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THE subject of "The Pelican Island" was suggested by a passage in Captain Flinders's Voyage to Terra Australis. Describing one of those numerous gulfs which indent the coast of New Holland, and are thickly spotted with small islands, he says:-" Upon two of these we found many young Pelicans unable to fly. Flocks of the old birds were sitting upon the beaches of the lagoon, and it appeared that the islands were their breeding places; not only so, but, from the number of skeletons and bones there scattered, it should seem that for ages these had been selected for the closing scene of their existence. Certainly, none more likely to be free from disturbance of every kind could

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have been chosen, than these islets of a hidden lagoon of an uninhabited island [called by Captain F. Kangaroo Island,] situate upon an unknown coast, near the antipodes of Europe; nor can any thing be more consonant to their feelings, if Pelicans have any, than quietly to resign their breath, surrounded by their progeny, and in the same spot where they first drew it." Captain Flinders was particularly struck with the appearance of one of these islands, on the surface of which were scattered the relics of a great number of trees, prostrated by some tremendous storm, or, as he conjectured, self-ignited by the friction of dead branches in a strong wind.

This fact (adopt

ing the former hypothesis) suggested the catastrophe described at the close of the third Canto of the Poem.

Having determined not to encumber his volume with notes, which might plausibly have been done to a great extent, and believing, that those readers, who shall be sufficiently interested in the poem to desire further knowledge

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of the subjects progressively reviewed in it, may readily satisfy themselves from popular books of voyages, and natural history, the Author will merely offer, in this place, an illustration of the nature of coral reefs, extracted from Captain Basil Hall's Voyage to the Island of Loo Choo, in the Chinese Sea.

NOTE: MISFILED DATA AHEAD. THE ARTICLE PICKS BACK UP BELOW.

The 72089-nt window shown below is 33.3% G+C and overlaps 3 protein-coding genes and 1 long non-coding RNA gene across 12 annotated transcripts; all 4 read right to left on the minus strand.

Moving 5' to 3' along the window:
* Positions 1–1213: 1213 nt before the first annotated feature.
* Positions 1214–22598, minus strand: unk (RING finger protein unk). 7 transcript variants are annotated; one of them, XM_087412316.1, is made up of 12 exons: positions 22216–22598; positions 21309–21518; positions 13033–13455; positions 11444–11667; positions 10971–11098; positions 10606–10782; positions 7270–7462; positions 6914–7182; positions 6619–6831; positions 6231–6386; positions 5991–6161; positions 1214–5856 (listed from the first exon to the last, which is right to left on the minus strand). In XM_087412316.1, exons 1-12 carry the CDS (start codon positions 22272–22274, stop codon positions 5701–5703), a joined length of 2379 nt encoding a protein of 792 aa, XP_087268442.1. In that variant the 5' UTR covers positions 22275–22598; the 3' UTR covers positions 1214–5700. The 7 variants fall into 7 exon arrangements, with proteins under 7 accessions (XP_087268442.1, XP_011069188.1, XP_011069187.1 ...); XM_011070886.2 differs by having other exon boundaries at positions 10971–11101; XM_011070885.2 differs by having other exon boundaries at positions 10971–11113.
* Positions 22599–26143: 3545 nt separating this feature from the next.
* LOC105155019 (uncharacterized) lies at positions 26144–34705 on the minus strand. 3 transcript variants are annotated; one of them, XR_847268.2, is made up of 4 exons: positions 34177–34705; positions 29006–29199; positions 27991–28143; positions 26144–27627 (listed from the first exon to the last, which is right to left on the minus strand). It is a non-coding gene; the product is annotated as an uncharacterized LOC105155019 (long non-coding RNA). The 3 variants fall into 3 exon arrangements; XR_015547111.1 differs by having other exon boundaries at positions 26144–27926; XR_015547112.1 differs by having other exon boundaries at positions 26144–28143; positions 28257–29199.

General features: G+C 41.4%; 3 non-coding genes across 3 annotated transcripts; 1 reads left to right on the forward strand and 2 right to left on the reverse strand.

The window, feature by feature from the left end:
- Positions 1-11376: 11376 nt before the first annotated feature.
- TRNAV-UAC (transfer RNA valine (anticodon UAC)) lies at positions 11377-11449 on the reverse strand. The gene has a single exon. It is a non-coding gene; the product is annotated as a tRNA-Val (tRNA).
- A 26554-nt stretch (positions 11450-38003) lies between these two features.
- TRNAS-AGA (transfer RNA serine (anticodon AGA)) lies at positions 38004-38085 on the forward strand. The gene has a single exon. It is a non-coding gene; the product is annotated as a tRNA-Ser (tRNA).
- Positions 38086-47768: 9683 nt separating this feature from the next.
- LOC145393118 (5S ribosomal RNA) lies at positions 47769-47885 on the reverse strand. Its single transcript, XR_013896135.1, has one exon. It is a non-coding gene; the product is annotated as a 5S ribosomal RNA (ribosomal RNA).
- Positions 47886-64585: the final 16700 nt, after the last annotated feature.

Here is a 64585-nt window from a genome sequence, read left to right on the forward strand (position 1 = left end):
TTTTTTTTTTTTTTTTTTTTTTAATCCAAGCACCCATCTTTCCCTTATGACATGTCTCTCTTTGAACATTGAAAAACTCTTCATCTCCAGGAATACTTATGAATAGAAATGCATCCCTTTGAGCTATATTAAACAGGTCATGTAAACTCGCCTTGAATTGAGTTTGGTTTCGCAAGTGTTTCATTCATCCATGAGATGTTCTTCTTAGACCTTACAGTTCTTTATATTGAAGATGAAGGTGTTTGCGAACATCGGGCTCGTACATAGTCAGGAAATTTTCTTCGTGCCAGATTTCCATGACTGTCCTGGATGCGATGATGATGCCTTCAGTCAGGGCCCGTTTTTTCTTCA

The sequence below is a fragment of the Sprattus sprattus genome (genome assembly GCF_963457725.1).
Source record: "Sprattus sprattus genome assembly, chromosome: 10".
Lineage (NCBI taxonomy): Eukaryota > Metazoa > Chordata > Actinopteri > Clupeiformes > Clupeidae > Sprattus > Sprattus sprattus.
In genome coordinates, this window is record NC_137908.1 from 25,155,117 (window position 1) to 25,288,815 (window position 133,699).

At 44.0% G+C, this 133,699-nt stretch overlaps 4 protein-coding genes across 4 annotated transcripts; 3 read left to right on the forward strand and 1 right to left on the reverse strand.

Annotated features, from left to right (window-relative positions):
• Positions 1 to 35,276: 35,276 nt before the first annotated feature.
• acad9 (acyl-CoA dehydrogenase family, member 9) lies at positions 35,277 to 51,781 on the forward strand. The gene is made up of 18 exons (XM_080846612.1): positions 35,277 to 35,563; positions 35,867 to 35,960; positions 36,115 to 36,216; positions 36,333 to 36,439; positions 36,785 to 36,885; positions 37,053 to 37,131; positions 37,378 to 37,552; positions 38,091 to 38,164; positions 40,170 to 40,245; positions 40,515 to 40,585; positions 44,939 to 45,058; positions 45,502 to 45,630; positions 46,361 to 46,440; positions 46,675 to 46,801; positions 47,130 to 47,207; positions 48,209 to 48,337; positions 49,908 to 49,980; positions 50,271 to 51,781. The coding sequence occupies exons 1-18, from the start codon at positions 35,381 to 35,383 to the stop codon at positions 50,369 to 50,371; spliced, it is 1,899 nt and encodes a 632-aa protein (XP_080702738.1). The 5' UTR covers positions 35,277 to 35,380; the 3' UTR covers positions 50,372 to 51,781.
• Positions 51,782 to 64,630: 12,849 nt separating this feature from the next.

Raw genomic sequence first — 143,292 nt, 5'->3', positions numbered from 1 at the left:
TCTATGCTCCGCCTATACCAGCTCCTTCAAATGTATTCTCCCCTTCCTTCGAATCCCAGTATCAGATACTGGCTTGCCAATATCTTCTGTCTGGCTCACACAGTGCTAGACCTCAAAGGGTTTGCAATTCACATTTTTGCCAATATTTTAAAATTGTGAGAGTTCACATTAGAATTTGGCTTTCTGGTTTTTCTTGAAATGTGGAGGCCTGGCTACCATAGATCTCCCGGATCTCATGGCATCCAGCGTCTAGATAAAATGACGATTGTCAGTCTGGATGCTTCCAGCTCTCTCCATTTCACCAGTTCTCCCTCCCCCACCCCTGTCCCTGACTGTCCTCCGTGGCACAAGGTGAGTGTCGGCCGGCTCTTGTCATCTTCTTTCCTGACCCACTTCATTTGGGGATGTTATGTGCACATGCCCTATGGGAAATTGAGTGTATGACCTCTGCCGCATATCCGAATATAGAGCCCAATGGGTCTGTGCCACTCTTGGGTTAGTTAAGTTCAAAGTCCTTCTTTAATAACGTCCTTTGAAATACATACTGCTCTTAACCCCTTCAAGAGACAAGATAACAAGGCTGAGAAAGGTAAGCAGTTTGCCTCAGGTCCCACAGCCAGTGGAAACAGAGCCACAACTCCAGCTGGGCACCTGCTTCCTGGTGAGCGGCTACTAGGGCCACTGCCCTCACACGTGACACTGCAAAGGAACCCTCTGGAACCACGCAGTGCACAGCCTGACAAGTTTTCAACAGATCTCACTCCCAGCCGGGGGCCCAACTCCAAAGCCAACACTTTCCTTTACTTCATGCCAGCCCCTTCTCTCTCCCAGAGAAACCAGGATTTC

"The examination of a coral reef during the different stages of one tide, is particularly interesting. When the tide has left it for some time it becomes dry, and appears to be a compact rock, exceedingly hard and ragged; but as the tide rises, and the waves begin to wash over it, the coral worms protrude themselves from holes which before were invisible. These animals are of a great variety of shapes and sizes, and in such prodigious numbers, that, in a short time, the whole surface of the rock appears to be alive and in motion. The most common worm is in the form of a star, with arms from four to six inches long, which are moved about with a rapid motion in all directions, probably to catch food. Others are so

sluggish, that they may be mistaken for pieces of the rock, and are generally of a dark colour, and from four to five inches long, and two or three round. When the coral is broken about high-water mark, it is a solid hard stone; but if any part of it be detached at a spot which the tide reaches every day, it is found to be full of worms of different lengths and colours, some being as fine as a thread and several feet long, of a bright yellow, and sometimes of a blue colour; others resemble snails, and some are not unlike lobsters in shape, but soft, and not above two inches long.

"The growth of coral appears to cease when the worm is no longer exposed to the washing of the sea. Thus a reef rises in the form of a cauliflower, till its top has gained the level of the highest tides, above which the worm has no power to advance, and the reef of course no longer extends itself upwards. The other parts in succession reach the surface, and there stop, forming in time a level field with steep sides all round. The reef, however, continually increases,

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